Romanian Orthodooxy, the way my parents practice it, is a secular dream of easygoing practical solutions to the age-old problems: don't steal, kill or cheat on your significant other, contraceptives and abortions are necessary and not evil. Rather in complete contrast to the misogynism of Catholicism.
My mom, in all due fairness, came up with the Catholic idea because Catholics seem more urbane in Romania. I am guessing that, since most Hungarian-Romanians practice Catholicism and since most Hungarian-Romanians are more prosperous than the average Romanian, that Catholics seem to be more elegant.
Then there are the bridal magazines. I bought two of them recently, in an effort to get myself into the wedding planning mood. I had to spend thirty minutes with Ms. magazine just to psych myself into buying these magazines first.
Yeah, gag me with all your to-do lists. I have better things to do with my time than become fixated on flowers and bonbonnieres - whatever those bonbonnieres are.
As the price of the wedding has now escalated to over $16,000, I am ready to pack a suitcase and run off to do volunteer work in Rwanda. $16,000 on one fucking day is not me!!! $16 a day in Rwanda could definitely be me!
My parents say that when I started talking, I asked for trucks and planes. I took apart cassette players and stuffed forks into electrical sockets during my infancy. Oh, I did get a Barbie for one birthday, but I gave her up after two days and a garish makeup job.
I dabbled in dumpster-diving, break-and-enters, fantasy noveling and backpack travelling. I am quite happy with who I am. I really want to continue being this person.
However, I am afraid the forces of normality are working their magic to erode me. I came across my two-year plan from 2004 and saw that I missed out on my April 2006 goal: a month in Bologna.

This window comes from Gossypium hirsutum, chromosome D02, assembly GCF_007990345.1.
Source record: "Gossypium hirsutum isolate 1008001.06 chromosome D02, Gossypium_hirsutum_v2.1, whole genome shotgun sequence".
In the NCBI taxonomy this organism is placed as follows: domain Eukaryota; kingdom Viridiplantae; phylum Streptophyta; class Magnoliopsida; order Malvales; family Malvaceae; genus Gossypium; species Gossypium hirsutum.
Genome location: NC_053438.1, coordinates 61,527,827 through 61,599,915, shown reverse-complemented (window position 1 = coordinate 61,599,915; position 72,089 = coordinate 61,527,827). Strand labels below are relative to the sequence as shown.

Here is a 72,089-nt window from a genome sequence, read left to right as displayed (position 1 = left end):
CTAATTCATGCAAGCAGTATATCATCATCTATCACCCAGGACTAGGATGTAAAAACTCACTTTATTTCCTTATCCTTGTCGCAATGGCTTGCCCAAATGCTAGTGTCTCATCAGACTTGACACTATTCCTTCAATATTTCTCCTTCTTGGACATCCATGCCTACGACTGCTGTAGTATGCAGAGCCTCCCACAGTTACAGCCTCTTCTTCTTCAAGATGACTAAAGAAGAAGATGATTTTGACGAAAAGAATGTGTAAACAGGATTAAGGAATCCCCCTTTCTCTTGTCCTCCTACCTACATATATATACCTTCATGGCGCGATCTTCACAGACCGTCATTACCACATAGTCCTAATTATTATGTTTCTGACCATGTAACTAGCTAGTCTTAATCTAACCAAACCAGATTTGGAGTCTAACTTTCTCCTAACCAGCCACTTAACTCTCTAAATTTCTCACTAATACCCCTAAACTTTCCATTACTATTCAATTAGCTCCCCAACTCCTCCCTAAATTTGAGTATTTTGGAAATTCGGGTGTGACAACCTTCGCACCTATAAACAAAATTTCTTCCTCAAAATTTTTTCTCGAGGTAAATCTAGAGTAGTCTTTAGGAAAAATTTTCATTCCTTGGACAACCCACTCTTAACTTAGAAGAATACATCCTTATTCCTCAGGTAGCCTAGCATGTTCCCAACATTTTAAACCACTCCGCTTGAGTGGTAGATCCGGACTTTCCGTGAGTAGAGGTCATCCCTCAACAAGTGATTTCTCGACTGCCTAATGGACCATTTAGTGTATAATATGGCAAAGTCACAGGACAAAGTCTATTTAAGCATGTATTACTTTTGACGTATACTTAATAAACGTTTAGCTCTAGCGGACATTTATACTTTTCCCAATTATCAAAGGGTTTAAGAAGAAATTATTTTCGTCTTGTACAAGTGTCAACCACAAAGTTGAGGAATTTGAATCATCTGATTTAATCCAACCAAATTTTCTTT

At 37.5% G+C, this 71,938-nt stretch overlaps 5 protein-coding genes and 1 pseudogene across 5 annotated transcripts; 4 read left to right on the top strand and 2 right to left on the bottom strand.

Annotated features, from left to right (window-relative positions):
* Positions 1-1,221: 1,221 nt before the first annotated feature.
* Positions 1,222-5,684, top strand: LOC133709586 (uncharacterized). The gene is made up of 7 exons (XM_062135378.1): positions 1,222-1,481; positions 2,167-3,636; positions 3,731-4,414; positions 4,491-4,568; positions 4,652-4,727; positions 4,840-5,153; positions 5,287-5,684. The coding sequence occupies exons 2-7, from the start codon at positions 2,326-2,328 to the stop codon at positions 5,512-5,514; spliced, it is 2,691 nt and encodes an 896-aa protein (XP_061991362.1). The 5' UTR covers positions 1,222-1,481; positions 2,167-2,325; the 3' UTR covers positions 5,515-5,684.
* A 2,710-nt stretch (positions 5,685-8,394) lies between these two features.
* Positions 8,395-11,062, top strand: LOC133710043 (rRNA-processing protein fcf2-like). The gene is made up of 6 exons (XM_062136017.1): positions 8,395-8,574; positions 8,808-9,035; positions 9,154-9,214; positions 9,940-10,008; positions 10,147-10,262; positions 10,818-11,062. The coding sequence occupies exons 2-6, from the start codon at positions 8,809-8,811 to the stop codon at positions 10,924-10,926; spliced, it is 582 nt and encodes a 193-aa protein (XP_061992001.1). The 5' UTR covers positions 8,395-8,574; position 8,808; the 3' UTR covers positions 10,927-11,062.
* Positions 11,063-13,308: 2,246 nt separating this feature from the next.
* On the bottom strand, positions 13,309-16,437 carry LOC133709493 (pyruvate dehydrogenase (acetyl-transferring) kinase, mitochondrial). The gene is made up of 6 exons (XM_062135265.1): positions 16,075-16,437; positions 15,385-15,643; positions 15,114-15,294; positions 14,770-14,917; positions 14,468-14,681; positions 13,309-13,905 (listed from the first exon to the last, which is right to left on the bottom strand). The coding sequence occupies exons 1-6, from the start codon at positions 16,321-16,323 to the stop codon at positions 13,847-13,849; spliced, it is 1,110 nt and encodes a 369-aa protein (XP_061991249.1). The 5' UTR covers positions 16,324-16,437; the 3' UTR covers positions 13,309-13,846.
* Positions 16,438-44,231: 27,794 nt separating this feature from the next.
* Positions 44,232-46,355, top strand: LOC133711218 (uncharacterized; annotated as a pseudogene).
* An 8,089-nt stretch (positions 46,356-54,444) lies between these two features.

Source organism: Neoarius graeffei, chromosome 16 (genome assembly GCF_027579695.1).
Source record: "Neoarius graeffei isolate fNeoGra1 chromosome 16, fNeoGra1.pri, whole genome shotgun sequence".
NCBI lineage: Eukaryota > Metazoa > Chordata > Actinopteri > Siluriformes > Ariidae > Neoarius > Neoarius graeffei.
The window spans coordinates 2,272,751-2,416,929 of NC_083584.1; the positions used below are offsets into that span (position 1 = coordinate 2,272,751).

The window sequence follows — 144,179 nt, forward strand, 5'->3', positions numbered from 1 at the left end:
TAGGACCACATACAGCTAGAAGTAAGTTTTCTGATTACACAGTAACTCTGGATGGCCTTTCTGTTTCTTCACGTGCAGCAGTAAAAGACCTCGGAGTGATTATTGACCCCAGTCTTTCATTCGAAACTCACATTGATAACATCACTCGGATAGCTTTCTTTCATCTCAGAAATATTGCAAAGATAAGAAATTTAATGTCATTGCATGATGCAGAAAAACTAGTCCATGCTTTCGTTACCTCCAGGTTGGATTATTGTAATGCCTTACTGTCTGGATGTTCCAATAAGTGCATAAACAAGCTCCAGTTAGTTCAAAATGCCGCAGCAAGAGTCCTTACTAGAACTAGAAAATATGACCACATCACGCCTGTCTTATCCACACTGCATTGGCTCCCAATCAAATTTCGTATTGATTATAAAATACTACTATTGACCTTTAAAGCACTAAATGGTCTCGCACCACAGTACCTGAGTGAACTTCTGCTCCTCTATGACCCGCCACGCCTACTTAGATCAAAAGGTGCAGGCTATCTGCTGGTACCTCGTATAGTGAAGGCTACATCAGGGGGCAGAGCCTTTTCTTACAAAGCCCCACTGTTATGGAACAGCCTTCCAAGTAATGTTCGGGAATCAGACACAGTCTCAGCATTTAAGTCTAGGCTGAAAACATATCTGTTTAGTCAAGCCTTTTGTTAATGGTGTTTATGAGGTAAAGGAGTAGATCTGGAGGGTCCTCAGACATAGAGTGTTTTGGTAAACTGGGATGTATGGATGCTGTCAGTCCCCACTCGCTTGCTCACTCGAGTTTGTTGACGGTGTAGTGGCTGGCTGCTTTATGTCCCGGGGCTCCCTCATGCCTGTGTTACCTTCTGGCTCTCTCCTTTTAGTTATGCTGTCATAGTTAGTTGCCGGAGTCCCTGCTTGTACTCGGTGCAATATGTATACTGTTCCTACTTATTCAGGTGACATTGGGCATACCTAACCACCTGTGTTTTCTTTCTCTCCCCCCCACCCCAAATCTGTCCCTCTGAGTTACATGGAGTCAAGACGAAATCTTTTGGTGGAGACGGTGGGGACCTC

Where was I during April 2006? Putting in extra unpaid hours at work and suffering anxiety attacks all month. Not improving my Italian nor basking in socialist greatness. If it weren't for Matt, I'd be mulling bridge-jumping.
Monday, May 01, 2006
Hopscotch, this strange religious experience.....It's a secret, religious, weird, ceremonial rite of passage for girls that women know. Hopscotch was bizarre for boys because boys never played.For the first time in almost twenty years I played hopscotch.
I woke up yesterday with the burning desire to show a guy how to play, to divulge the secrets of femininity. Leaping out of bed yesterday, I was as ready to go as a malamute with rabies at a daycare.
But first, chalk.
We must have chalk somewhere in the domicile - surely we did not use it all up twenty years ago? Everyone has chalk lying around. No chalk.
Hours later, a 25-cent chunk of blue chalk in my hand, I am as ready as the malamute with rabies again. Grr! Up with hopscotch already!
Then, Jesus! What does a hopscotch game look like? I find a picture of a girl playing in New York - close enough - it's on the continent.
Hopscotch is played all over the world, from here to Nepal, Ghana, Russia and China; no one knows where the game started, though the oldest known hopscotch diagram is etched into the floor of Rome's Forum. Despite the overwhelming similarities, hopscotch has had many tweakings: in San Francisco, one researcher found twenty varieties.
So what version was I playing? I hopped onto the square with the stone, picked it up and hopped back. I remember something about jumping over the space occupied by the stone. Then there is the version where you pick up the stone and toss it back to home instead of carrying it back as you hop your way through the squares. Or do you first hop your way through each stone to the end, turn around, hop back to the stoned square, pick up the stone and finish?
No wonder boys had no idea how to play.